Since then, though, for a writer who depended entirely on the meager sustenance of the pulps and whose brief career brought him sometimes to the brink of actual starvation, whose work did not appear in book form during his lifetime (apart from two slender volumes, each of a single story, published by fans) and did not attract the attention of serious critics before his death in 1937, Lovecraft has had quite an afterlife. His influence has been far-reaching and, in the last thirty or forty years, continually on the increase, if often in extraliterary ways. Board games, computer games, and role-playing games have been inspired by his work; the archive at includes an apparently endless list of pop songs—not all of them death metal—that quote or refer to his tales; and there have been around fifty film and television adaptations, although hardly any of these have been more than superficially related to their sources.

There is a reason for that superficiality. Lovecraft’s work is essentially unfilmable, not because his special effects are too gaudy or too expensive to translate to the screen, but because they are purely literary. Lovecraft was bookish in an extreme, almost parodistic way. He may not have worn a fez or been able to afford a wing chair, but he assumed the archetype of the nineteenth-century man of letters (Wilson calls him “a literary man manqué“) with his circle of disciples, the roughly 100,000 letters he wrote to them (and he was only forty-seven when he died), the preciously archaic language in which he expressed himself (almost always using “shew” in preference to “show,” for instance), the humid cultivation of in-jokes that migrated from the correspondence to the stories and were perpetuated in stories by the disciples, and the carefully tended aura, if quite self-aware, of “forbidden knowledge.”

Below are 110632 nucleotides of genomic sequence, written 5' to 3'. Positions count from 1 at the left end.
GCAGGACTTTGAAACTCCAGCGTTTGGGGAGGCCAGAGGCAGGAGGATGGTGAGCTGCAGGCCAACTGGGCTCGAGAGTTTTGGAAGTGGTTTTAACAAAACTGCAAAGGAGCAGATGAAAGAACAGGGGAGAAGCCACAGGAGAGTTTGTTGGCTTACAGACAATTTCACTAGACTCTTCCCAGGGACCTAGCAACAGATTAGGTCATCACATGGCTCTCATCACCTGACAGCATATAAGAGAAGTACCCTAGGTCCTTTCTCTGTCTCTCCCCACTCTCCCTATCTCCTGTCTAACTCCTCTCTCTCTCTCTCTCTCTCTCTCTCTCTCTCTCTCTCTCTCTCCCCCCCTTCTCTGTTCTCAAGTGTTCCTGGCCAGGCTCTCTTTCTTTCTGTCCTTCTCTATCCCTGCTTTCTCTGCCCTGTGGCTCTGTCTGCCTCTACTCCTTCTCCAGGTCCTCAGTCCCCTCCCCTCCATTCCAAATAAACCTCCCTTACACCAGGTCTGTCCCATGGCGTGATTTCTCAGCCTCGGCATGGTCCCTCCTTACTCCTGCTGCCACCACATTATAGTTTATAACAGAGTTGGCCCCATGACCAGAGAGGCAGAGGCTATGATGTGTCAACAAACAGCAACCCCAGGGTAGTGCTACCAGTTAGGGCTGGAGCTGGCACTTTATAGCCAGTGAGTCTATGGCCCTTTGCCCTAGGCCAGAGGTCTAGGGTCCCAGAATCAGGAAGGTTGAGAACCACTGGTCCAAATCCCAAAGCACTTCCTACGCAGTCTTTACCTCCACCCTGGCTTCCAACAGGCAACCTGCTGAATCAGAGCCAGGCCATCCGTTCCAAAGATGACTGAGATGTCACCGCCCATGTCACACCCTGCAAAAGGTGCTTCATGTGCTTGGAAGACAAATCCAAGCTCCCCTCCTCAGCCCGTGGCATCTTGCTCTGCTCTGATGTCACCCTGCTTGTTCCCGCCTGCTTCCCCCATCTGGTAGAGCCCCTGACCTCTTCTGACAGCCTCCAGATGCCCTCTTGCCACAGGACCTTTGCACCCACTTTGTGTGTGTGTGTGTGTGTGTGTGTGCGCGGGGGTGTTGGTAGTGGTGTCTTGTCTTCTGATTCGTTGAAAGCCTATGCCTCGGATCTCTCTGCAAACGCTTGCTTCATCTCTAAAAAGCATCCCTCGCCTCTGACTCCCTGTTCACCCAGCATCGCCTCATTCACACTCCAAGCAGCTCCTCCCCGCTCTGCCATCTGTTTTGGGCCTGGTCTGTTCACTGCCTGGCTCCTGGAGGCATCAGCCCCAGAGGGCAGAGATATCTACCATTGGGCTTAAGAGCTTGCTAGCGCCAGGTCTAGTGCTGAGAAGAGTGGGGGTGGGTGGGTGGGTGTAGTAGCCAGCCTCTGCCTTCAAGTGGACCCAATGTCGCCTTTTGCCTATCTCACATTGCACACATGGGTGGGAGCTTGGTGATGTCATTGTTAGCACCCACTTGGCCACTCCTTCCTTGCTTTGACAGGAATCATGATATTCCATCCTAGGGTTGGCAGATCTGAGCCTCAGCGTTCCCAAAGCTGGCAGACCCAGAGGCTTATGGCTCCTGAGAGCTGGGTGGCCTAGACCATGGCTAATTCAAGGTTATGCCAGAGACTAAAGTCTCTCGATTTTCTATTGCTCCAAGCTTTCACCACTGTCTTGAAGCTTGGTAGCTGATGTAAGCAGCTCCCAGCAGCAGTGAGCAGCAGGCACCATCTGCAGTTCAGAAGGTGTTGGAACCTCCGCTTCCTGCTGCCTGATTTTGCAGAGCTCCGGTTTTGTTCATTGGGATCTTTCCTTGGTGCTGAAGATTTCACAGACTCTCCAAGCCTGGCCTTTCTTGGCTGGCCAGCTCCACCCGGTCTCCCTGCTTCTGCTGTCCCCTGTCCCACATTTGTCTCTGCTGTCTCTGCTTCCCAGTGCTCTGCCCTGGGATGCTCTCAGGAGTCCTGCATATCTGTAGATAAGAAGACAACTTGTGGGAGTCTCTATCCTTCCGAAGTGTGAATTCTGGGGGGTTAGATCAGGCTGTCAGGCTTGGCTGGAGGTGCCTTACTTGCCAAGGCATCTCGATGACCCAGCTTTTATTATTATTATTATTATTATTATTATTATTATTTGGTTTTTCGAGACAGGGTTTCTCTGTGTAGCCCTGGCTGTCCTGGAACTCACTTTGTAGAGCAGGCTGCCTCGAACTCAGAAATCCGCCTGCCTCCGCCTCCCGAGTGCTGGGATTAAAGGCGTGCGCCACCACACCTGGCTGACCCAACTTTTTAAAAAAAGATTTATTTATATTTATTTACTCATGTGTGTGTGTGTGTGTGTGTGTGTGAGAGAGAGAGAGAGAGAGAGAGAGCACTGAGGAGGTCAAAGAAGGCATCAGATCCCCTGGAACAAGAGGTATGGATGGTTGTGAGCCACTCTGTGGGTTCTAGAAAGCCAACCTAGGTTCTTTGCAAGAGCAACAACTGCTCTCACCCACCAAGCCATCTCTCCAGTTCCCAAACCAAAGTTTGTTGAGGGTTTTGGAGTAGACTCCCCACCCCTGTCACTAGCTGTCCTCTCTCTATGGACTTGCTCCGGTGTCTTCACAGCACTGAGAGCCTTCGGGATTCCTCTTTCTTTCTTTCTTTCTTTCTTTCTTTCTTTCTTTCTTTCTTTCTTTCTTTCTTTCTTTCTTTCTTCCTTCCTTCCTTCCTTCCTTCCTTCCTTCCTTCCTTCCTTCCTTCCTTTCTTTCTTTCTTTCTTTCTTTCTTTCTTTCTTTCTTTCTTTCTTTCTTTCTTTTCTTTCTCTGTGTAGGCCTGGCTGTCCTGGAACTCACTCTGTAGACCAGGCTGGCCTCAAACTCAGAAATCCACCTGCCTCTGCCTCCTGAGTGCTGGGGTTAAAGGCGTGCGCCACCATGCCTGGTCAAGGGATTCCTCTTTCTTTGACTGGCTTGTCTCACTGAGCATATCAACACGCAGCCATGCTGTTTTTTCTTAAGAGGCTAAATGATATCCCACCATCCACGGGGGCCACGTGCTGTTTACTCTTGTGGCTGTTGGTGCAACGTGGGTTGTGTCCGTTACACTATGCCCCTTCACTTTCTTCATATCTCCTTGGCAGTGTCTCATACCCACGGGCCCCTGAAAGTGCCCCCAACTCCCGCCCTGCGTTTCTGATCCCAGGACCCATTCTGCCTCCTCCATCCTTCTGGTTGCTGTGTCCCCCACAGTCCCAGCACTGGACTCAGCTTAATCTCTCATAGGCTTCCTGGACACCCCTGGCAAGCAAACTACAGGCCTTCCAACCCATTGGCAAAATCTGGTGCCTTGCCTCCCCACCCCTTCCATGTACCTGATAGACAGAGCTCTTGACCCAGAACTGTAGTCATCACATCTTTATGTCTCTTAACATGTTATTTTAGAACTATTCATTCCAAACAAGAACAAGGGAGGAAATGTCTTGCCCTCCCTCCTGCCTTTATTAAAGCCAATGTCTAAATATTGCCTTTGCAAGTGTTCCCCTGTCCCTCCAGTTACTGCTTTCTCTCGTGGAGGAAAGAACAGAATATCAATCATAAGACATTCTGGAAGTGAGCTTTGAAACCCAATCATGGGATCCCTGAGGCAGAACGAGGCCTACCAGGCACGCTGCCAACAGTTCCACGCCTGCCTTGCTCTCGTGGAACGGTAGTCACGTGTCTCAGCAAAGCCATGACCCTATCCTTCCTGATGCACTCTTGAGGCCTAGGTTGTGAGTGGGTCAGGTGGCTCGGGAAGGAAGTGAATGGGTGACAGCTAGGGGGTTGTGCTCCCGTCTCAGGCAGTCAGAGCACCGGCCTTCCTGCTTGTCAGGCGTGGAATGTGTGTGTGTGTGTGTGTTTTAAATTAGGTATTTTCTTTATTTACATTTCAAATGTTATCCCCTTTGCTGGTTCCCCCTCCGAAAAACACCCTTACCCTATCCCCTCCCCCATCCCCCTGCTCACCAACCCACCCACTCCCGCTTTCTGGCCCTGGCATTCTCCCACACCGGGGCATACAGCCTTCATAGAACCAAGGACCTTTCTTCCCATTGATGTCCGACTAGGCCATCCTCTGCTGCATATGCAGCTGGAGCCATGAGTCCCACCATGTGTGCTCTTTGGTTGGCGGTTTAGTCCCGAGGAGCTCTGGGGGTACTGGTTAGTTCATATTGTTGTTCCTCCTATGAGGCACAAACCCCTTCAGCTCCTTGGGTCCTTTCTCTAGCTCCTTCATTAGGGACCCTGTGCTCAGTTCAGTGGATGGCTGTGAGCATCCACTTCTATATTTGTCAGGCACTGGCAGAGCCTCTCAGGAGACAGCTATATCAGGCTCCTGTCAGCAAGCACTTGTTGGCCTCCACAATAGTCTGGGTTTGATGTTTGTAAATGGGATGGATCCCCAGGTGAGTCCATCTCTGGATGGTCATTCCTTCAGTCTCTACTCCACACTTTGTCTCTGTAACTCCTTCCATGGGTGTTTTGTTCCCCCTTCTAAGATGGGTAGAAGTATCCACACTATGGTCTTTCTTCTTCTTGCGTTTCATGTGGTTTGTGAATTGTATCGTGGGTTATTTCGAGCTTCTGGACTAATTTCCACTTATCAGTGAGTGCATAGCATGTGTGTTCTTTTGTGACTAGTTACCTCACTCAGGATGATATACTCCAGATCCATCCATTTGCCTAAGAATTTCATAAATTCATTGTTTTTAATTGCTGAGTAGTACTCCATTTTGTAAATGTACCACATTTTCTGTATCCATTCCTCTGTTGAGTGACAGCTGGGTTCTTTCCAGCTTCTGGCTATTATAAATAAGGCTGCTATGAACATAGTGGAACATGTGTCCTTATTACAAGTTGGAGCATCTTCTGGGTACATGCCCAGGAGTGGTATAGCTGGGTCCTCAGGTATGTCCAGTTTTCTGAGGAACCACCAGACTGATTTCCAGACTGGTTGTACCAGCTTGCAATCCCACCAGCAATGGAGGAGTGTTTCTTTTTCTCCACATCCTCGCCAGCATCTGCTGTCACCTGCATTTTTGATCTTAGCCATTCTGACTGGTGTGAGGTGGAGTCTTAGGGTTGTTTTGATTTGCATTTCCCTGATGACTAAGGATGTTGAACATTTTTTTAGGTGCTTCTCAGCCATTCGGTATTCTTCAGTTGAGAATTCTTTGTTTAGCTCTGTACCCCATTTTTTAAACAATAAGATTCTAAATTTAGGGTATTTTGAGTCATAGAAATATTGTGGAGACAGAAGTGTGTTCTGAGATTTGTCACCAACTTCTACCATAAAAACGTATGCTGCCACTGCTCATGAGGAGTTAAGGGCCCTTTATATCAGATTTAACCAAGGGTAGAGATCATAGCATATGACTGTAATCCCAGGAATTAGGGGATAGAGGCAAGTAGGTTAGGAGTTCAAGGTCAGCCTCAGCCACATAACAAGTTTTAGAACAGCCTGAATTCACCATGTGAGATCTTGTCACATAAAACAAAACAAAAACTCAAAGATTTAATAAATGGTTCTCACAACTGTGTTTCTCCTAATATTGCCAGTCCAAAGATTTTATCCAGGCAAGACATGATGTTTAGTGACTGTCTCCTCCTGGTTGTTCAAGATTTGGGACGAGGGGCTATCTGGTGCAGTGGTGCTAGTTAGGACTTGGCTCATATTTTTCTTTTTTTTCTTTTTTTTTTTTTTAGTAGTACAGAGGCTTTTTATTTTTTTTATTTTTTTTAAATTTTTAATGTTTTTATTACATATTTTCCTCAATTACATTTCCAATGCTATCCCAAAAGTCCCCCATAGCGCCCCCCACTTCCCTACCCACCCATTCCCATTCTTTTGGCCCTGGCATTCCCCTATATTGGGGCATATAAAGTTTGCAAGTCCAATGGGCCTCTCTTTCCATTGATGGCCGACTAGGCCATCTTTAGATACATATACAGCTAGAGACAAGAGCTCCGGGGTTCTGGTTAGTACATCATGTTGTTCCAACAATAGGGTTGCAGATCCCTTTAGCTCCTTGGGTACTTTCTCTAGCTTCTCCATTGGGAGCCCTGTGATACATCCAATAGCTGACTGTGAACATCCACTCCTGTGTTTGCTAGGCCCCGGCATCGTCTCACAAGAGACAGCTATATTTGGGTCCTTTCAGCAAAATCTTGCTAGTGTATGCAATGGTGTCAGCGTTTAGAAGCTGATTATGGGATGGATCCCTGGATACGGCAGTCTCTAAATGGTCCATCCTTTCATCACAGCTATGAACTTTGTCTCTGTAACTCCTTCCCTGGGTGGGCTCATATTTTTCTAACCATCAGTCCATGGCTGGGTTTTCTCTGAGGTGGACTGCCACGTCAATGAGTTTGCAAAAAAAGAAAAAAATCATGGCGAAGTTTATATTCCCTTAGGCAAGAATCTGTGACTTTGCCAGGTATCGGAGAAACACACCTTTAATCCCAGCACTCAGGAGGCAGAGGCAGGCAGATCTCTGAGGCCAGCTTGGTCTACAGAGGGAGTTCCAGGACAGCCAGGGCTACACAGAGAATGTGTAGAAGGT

In other words, he was a nerd.

"the humid cultivation of in-jokes that migrated from the correspondence to the stories and were perpetuated in stories by the disciples, and the carefully tended aura, if quite self-aware, of 'forbidden knowledge.'"

"I was a weird kid: artsy, fay, obsessed with conspiracies, science fiction, Ayn Rand, and the occult."

I suppose I should say something about Schmitt, but Weber will do

The Name of The Rose came out in english in 1983. Its themes were the end of scholasticism and the rise of humanism. It was obvious then. I've been repeating myself since the 70s.
Again and again and again.

The rise of a self-conscious geek culture, the proud celebration of the preadolescent imagination in adulthood, came in earnest ten years after the publication of One Dimensional Man and the release of Dr. Strangelove, the title character an amalgam of Werner von Braun and the ur-geek von Neumann. 

Geeks are idiots. They refuse to face moral complexity; they refuse to recognize it.  

A “tragic dilemma”, as I understand it, is a situation in which consequentialism gives a clear answer about which alternative is better, but the answer in question is unpalatable. I don’t see why, in such a situation, consequentialism should be described as “crass” rather than, say, “jolly sensible”.

As I said, sadly after the fact, a tragic dilemma is the choice between food for your children or cancer medicine for your wife.

I'm never going to want to talk to sincere fans of Asimov about the tragedies of the 20th century, or about tragedy in general. It's something they're not prepared to face. And yet they chatter incessantly about politics. Anyone serious about art or politics will think Villeneuve might to a better job of facing it than Herbert.